I’ve received a lot of emails recently promoting the use of organic cotton in the clothing industry, and rightly so.
According to the Soil Association, the non-organic cotton industry uses almost 25 per cent of all the world’s insecticides and 10 per cent of pesticides; toxic pesticides used in non-organic systems kill an estimated 16,000 people each year, and poison wildlife and rivers too.
Meanwhile, an estimated 30 per cent of the world’s non-organic cotton is GM, causing all kinds of social problems as the big companies developing the seeds have a monopoly and thus control many of the farmers. I was shocked to learn that a reported 300,000 Indian cotton farmers have committed suicide since 1995, seemingly due to debt brought about as a result of the way the non-organic cotton industry operates.
For a ‘natural’ product, cotton is certainly not a ‘clean’ product. And cotton used in the beauty industry is no exception. Cotton pads, cotton buds, face wipes; it’s hard to believe that something we use every day, on our most delicate skin, has a very dirty past.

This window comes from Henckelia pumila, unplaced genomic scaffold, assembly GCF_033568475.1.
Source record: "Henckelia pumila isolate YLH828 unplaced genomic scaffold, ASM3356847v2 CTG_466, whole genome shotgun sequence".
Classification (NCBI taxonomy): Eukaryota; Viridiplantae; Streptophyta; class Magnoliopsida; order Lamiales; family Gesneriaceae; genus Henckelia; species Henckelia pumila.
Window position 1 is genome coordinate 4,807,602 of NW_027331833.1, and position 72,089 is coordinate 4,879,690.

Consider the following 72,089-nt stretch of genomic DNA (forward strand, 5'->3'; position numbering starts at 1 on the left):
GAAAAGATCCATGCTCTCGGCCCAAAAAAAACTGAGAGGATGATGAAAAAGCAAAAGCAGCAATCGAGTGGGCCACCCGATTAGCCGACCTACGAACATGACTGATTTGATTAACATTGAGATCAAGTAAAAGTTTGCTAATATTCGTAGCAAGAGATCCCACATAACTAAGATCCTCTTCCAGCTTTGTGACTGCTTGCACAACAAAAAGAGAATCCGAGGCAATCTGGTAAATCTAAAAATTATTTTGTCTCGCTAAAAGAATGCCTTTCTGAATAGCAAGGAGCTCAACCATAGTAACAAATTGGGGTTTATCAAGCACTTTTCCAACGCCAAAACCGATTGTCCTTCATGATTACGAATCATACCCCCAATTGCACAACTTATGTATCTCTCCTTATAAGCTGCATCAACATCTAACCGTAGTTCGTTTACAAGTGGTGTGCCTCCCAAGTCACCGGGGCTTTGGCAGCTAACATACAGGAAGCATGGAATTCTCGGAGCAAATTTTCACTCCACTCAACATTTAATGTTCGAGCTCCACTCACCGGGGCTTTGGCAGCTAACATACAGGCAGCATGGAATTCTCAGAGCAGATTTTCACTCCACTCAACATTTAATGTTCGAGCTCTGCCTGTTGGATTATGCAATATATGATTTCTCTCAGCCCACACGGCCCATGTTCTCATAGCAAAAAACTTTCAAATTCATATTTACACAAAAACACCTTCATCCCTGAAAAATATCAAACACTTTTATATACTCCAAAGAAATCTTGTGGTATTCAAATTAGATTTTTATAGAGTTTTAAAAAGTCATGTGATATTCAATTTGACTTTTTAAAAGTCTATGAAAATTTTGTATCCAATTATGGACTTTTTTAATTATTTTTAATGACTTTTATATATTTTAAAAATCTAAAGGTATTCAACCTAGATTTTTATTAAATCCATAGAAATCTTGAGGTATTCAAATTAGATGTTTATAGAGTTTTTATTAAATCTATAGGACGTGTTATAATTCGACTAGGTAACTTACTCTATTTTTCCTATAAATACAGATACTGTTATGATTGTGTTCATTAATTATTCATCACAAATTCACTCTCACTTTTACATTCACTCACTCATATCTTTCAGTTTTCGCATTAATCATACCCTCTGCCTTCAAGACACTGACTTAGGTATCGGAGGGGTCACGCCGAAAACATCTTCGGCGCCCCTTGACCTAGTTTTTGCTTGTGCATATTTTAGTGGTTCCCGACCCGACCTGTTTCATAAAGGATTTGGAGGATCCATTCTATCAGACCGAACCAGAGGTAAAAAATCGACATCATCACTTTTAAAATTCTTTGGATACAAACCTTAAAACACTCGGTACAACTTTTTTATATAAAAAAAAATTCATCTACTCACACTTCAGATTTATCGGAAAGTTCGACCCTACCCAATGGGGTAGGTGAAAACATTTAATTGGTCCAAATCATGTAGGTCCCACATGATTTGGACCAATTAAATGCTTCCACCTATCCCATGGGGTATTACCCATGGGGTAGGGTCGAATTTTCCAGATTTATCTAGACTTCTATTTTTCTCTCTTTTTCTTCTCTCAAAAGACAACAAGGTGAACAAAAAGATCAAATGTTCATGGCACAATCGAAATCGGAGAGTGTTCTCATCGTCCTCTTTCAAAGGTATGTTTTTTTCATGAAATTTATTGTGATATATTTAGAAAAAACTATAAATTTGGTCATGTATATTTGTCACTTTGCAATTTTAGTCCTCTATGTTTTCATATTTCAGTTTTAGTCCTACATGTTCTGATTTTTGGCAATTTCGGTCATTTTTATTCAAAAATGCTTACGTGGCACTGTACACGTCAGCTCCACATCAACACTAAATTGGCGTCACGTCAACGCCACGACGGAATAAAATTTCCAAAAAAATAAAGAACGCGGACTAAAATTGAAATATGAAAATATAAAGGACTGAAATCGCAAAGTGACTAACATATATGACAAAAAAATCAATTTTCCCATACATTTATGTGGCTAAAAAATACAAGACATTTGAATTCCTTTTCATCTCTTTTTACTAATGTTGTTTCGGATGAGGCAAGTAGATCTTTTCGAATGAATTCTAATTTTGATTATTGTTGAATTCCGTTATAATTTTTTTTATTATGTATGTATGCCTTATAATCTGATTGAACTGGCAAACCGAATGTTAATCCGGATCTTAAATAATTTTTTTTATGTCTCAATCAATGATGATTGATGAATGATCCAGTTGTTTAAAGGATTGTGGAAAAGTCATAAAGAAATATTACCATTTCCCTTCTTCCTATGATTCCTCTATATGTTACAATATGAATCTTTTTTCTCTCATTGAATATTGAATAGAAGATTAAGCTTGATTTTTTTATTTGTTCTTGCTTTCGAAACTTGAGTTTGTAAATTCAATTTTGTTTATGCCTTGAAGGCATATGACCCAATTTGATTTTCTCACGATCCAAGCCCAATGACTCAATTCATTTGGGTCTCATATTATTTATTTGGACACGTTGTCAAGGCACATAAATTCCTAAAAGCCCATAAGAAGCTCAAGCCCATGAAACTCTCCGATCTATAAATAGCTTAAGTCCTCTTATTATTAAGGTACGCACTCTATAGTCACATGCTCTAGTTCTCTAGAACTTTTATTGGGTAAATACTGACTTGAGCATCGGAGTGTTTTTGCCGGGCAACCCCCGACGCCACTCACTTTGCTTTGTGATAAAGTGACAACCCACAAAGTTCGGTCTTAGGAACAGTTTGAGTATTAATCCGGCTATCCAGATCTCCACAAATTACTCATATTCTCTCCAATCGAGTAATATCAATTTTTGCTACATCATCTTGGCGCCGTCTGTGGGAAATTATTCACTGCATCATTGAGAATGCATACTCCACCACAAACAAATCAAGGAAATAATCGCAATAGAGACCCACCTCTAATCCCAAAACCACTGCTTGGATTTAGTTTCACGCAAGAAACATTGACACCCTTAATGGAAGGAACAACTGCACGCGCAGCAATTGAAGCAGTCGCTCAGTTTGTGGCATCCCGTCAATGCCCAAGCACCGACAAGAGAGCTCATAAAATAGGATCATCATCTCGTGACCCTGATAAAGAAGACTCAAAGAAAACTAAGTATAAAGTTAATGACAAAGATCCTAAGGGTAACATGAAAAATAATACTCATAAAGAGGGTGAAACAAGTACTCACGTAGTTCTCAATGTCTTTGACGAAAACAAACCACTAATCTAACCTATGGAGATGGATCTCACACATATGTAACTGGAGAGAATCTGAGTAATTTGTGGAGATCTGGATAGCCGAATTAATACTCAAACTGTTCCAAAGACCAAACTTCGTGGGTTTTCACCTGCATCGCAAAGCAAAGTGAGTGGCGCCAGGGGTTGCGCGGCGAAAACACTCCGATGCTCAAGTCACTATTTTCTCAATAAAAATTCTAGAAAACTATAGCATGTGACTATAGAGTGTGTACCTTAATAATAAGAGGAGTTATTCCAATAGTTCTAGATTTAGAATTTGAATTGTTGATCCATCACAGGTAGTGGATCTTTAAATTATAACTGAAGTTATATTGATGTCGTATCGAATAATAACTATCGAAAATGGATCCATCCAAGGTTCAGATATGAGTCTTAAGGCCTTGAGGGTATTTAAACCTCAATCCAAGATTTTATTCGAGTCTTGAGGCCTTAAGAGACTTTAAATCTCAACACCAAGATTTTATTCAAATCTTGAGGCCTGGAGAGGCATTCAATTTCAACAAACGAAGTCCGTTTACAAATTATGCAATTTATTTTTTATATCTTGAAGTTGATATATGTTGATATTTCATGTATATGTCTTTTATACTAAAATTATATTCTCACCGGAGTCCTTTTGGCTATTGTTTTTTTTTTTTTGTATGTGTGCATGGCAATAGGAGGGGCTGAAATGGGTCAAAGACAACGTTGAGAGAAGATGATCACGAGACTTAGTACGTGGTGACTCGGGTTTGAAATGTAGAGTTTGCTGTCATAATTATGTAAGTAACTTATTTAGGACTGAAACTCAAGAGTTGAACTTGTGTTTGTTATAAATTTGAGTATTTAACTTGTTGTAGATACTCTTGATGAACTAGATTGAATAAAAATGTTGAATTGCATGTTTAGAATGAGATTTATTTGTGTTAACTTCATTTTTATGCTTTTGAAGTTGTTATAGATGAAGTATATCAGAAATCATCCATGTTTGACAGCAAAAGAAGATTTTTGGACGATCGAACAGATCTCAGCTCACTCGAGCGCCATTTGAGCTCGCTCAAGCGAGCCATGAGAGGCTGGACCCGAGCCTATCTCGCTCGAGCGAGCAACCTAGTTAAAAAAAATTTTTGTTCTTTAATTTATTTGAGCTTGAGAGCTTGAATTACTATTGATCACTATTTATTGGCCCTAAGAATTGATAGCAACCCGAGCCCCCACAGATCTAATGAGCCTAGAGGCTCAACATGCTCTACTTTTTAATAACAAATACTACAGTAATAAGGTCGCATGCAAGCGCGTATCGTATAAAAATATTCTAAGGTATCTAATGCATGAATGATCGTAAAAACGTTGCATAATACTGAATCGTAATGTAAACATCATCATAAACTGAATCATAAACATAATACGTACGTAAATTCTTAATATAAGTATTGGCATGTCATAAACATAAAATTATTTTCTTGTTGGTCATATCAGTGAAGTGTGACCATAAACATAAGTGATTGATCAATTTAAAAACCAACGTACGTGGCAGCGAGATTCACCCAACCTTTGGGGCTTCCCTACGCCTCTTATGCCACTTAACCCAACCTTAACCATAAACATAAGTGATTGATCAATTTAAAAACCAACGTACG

The Soil Association and the Global Organic Textile Standard (GOTS) recently joined forces to launch a new global organic cotton initiative to promote the use of organic cotton to clothing brands and the consumer. Under the slogan ‘Have you cottoned on yet?’, the campaign concentrates on the following five benefits of organic cotton farming:
- giving control to farmers
- eliminating dangerous pesticides
- helping farmers feed their families by growing other crops as well
- saving water
- combating climate change.
The campaign focuses on the use of cotton in the clothing industry. But what simpler way could there be to start your changeover to organic cotton than swapping your cotton beauty products for organic versions? Organic cotton beauty products are much more accessible these days, and you can even pick them up while doing your weekly shop. True, they can be a little more expensive than their ‘regular’ counterparts – but I would rather pay that little bit extra and know that my cotton is as clean as nature intended.
How about you?
There is a proposed documentary called Dirty White Gold which is set to expose the cotton industry and help make ethics and sustainability the norm, it sounds like it will be great.